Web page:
There are a number of different options for treating metastatic disease, and bone metastases are being treated more and more aggressively as the years progress. The choice of simple stabilisation to symptomatically treat and avoid fracture is in many centres no longer considered gold standard treatment for solitary metastasis where patients are now more frequently being offered either intralesional curettage or complete excision to improve longer-term tumour-related and local control outcomes. Investigators in Boston, Massachusetts (USA)5 have set out to answer the pertinent question in renal cell carcinoma: which strategy is likely to offer the best outcomes? They report a series of 183 patients, all with renal carcinoma and metastasis to the appendicular skeleton. In common with all retrospective series of patients, the treatments were subject to selection bias. However, allowing for this there were reasonable comparison groups of 48% metastasectomy, 30% intralesional curettage and 22% stabilisation only. The recurrence rates were significantly different in each group, with 39% suffering recurrent disease in the stabilisation group, 22% in the intralesional curettage group and 12% in the metastasectomy group. This nicely executed paper gives the simple message that complete resection of renal metastases really does offer the best outcome. If patients have a good life expectancy, this should be the prime consideration, which necessitates, of course, management in a specialist tumour centre.

Survival with spinal metastatic disease X-ref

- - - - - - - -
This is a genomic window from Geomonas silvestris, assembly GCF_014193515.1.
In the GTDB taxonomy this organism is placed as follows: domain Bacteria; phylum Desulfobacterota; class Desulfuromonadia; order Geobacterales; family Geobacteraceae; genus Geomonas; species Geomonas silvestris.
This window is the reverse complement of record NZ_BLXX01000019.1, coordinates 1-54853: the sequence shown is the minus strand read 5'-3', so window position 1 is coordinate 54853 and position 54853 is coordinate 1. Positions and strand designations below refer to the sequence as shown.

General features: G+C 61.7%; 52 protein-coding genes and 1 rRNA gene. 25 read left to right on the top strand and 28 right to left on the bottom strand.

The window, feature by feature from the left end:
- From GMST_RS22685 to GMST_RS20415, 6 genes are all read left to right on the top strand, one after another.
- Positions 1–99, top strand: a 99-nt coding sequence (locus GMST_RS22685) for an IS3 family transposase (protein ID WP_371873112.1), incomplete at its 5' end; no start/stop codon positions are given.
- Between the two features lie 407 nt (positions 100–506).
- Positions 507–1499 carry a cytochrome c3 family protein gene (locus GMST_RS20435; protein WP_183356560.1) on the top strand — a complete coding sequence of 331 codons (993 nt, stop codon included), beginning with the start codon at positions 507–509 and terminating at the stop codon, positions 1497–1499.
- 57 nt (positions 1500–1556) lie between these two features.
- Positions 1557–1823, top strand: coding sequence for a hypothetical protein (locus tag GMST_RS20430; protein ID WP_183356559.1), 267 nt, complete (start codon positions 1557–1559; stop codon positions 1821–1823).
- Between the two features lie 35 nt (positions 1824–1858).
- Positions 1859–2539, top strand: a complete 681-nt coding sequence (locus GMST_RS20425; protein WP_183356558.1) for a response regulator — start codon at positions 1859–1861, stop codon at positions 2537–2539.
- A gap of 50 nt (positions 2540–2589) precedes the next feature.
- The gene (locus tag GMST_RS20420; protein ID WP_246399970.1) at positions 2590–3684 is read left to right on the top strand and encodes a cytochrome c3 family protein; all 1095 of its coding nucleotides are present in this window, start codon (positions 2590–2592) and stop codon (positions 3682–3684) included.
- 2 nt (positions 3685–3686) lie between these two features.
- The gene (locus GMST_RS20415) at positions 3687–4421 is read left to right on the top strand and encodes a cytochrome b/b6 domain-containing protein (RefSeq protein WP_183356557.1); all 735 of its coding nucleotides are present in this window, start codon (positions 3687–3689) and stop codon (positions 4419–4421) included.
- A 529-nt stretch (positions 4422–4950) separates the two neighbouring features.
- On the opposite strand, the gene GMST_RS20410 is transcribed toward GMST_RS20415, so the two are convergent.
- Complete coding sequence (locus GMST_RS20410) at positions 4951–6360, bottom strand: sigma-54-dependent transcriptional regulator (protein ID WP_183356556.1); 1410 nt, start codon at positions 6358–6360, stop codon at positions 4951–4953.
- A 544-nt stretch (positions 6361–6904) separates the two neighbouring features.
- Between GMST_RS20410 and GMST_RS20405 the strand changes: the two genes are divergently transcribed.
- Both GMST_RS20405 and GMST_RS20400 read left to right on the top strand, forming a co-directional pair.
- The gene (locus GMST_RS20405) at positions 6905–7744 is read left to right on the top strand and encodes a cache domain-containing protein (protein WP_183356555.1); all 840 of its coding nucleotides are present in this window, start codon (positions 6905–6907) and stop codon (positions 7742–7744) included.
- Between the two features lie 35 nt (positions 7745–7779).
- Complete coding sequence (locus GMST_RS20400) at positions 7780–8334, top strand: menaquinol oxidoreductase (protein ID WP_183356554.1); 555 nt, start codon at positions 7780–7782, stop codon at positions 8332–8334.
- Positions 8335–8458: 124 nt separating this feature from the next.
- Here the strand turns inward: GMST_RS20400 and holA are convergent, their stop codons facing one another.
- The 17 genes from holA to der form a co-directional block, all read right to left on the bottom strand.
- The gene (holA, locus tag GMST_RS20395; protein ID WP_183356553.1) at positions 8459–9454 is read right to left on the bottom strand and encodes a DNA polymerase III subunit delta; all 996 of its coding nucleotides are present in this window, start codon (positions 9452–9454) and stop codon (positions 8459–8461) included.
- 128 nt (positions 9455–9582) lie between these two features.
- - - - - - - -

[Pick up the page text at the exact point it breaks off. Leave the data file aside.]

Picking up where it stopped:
Perhaps one of the more difficult decisions to make in orthopaedic oncology is the management of metastatic spinal disease. Often with poor results from a neurological perspective, there have been a number of studies investigating the outcomes in particular following presentation with metastatic compressive spinal disease. One of the most difficult things to balance is life expectancy as very few prognostic tools exist, and those that do are complex to implement. A research team in Boston, Massachusetts (USA)6 have set out to evaluate three methods for construction of a prognostic score. The authors used a cohort of 649 patients and used a multivariate Cox model to identify factors independently associated with survival and then produced three scoring systems; a classic; a nomogram-based; and a boosting (machine learning) algorithm. The authors then went on to establish which of the scoring systems was most discriminatory using a ROC analysis. The traditional scoring system was the worst of the methods, while the nomogram and ‘boosted’ algorithm performed equivalently, with the nomogram performing better on the test dataset and the boosted analysis performing better on the teaching dataset. The authors sensibly conclude that with accuracies of around 0.75 at 30 days, 90 days and a year, the nomogram method performed extremely well, is easy to apply and clearly could be used to furnish surgeons with an acceptably accurate estimate of survival for metastatic disease. As trauma orthopaedic surgeons and orthopaedic oncological surgeons are facing more and more metastatic disease (in part due to an ageing population and in part due to the improved survivals offered by chemotherapy and radiotherapy to primary carcinomas), we are going to rely more and more on tools like this. Clearly, in the future prognostic tools will be used as a key part of the decision making process. Orthopaedics is desperately in need of a large-scale cancer registry, not just to evaluate the likely survival of patients presenting with metastatic disease, but also to help guide decision making which can be complex and is often made in the midst of difficult and busy outpatients clinics without the usual benefits of an MDT process.